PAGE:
The Taxing Reality of the Modern WomanCommentary by Pete du Pont
April 10, 2002
All across America people are scurrying to the post office to file their taxes. For some it's the bittersweet feeling of knowing you're going to get a refund, but also that it was your money to begin with. For others, it's the acceptance that you owe all your prosperity to Uncle Sam.
In a way it's a shame that this is only an annual ritual. While I'm not a masochist, having tax day only every April 15 disguises the fact that taxes are central to all aspects of our economic lives and impact the decisions we make on a daily basis.
While this is true across the board, it is particularly important to women. In fact, as a recent study published by my colleagues at the National Center for Policy Analysis points out, women are adversely affected by tax laws that no longer match the way the vast majority of women now interact with the economy.
The major elements of the tax system, from the personal income tax law to the payroll taxes that are deducted every month, were put into place during an era when most women, certainly most mothers, were not in the workforce. That is no longer the case. Today, 70 percent of all married women, and 60 percent of mothers with children under the age of 6, work for wages. Yet the tax laws are biased toward single-earner households in which only one spouse works.
The most common example of this discrepancy between how the law is structured and the modern family is the personal income tax, and what is known as the "marriage penalty." The marriage penalty is not really a tax on marriage. Instead, it is a quirk in the law where two-earner couples are taxed more when they are married than if they just lived together. Put simply, income tax brackets work like the rungs on a ladder. As your income increases, you enter new brackets on the margin. That is, you do not lose the benefits of the lower rates, or rungs, for the dollars you have already earned.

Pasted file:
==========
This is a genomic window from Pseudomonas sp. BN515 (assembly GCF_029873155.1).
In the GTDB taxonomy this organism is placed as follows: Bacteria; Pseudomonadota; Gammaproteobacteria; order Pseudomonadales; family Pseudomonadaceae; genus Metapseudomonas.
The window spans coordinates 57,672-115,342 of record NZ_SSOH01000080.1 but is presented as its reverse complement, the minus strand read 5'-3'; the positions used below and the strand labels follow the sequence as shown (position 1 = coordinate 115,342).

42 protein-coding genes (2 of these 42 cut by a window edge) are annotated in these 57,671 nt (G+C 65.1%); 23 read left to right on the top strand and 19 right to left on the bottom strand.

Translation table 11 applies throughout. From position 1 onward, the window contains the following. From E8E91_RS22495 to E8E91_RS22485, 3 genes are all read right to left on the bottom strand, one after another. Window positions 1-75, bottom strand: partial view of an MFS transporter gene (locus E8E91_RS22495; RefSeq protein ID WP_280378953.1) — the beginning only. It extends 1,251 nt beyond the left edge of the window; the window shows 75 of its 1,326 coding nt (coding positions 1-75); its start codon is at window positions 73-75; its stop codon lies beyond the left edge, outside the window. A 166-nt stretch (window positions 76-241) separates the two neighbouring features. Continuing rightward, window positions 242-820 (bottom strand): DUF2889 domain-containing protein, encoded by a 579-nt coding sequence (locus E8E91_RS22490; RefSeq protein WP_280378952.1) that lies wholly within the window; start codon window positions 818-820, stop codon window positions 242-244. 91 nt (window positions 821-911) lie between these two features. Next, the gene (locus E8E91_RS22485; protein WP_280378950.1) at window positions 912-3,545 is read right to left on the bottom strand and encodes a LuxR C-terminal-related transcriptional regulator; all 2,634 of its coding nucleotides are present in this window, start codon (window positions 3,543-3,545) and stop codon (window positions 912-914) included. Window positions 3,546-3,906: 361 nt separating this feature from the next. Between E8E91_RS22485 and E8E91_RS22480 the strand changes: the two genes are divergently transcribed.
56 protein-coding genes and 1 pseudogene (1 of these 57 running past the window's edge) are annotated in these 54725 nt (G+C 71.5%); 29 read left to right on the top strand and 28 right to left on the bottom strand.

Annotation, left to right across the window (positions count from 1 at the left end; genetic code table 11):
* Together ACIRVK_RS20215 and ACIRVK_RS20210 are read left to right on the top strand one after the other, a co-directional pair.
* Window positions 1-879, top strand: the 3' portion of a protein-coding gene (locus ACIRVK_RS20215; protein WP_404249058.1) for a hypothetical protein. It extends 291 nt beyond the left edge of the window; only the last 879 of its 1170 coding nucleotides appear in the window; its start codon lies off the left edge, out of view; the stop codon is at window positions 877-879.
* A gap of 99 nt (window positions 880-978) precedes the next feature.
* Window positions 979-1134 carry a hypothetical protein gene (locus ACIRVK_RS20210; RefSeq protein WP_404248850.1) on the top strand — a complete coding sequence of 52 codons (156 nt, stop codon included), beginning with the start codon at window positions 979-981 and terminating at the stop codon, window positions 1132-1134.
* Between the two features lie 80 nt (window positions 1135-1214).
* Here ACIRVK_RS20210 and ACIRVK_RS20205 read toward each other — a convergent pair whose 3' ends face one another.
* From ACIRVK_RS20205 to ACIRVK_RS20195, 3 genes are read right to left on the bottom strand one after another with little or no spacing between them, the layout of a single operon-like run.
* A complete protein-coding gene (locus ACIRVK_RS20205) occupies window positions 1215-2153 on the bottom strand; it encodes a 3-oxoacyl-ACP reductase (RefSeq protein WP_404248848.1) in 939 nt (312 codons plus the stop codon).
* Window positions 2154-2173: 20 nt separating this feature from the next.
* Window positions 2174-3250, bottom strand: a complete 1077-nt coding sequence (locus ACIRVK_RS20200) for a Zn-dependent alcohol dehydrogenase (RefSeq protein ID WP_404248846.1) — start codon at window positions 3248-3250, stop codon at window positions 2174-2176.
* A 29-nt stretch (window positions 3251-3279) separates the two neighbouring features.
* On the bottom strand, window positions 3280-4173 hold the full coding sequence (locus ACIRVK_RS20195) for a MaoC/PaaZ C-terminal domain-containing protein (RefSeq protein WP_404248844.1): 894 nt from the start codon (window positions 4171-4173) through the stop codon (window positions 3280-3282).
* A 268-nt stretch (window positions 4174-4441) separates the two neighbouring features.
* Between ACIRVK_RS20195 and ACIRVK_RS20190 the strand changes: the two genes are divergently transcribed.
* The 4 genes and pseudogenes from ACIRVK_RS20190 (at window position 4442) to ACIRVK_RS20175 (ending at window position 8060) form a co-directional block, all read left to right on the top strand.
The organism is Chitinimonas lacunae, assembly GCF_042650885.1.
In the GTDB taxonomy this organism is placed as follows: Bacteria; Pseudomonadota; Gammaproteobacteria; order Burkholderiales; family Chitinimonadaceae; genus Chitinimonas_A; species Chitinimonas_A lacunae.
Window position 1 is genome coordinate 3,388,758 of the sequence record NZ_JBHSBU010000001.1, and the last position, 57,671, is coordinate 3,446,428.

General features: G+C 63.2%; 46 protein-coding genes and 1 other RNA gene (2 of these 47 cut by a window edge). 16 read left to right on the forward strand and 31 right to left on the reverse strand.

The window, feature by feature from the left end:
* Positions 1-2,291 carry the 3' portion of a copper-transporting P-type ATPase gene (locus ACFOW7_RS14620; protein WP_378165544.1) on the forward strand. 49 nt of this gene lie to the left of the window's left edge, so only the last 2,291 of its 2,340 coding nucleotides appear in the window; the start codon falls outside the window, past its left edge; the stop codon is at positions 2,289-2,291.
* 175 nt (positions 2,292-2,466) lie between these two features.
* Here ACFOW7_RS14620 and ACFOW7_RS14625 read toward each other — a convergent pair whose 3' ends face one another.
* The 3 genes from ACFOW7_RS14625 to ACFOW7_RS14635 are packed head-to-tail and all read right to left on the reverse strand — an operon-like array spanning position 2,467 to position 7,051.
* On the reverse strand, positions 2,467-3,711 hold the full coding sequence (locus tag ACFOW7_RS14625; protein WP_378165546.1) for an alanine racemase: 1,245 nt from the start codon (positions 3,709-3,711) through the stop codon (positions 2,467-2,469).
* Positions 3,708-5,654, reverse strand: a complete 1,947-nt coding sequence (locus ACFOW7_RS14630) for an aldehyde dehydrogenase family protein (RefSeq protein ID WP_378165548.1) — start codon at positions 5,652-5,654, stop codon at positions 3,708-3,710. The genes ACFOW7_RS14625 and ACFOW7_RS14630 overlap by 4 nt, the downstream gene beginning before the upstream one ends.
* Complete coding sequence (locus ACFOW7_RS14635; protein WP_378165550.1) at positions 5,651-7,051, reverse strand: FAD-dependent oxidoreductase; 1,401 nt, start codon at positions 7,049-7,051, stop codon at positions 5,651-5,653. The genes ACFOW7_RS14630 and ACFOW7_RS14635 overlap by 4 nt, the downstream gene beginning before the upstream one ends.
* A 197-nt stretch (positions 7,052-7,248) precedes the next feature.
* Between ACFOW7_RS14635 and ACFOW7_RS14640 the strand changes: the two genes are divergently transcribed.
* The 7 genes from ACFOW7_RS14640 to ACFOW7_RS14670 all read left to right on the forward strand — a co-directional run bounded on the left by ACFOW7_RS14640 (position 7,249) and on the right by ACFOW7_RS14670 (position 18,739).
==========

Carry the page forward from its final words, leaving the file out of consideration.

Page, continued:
Since the IRS treats the family as one taxing unit, when a wife enters the labor market her first dollar earned is automatically taxed at her husband's highest income tax bracket, even if she's only earning the minimum wage. (While the tax law does not actually speak of women and men, wives are used in the example since about three quarters of secondary earners are women.)
Moreover, even if her husband has paid the maximum Social Security payroll tax, which is taxed on the first dollar of earnings up to $84,500, the wife who works must begin paying from the first dollar she earns. So while the income tax law taxes the couple as a unit, the payroll tax law taxes the couple individually - in each case Uncle Sam has chosen a method that works best for him at her expense.
The Social Security payroll tax is particularly bad for working wives, because the spouse is already entitled to benefits based on the other spouse's earnings (50 percent of primary earner's benefit). When a woman works and pays taxes, she still only receives the 50 percent spousal benefit unless she is able to earn enough to generate benefits that exceed the 50 percent benchmark. And even if she does, since she would then forfeit the spousal benefit, she sees a very small marginal benefit for her labor.
What does this mean to the average couple? Combine a 28 percent federal income tax with an 8.5 percent state and local income tax, then add a 7.65 percent Social Security payroll tax, and the marginal tax rate of the second earner in the average household is more than 44 percent.
These marriage penalties hit at the top and bottom of the income ladder. They hit those at the top particularly hard because high-income earners are in the top tax brackets. Lower-income women also suffer a stiff marriage penalty because of the burden of accelerated phase-outs of the Earned Income Tax Credit, a federal program that gives low-wage workers extra cash through credits.
Adding it all up, the tax system sends a curious message to American women: If you're middle- to upper-income and married, don't work. If you're a low-income working woman, Uncle Sam tells you to stay single.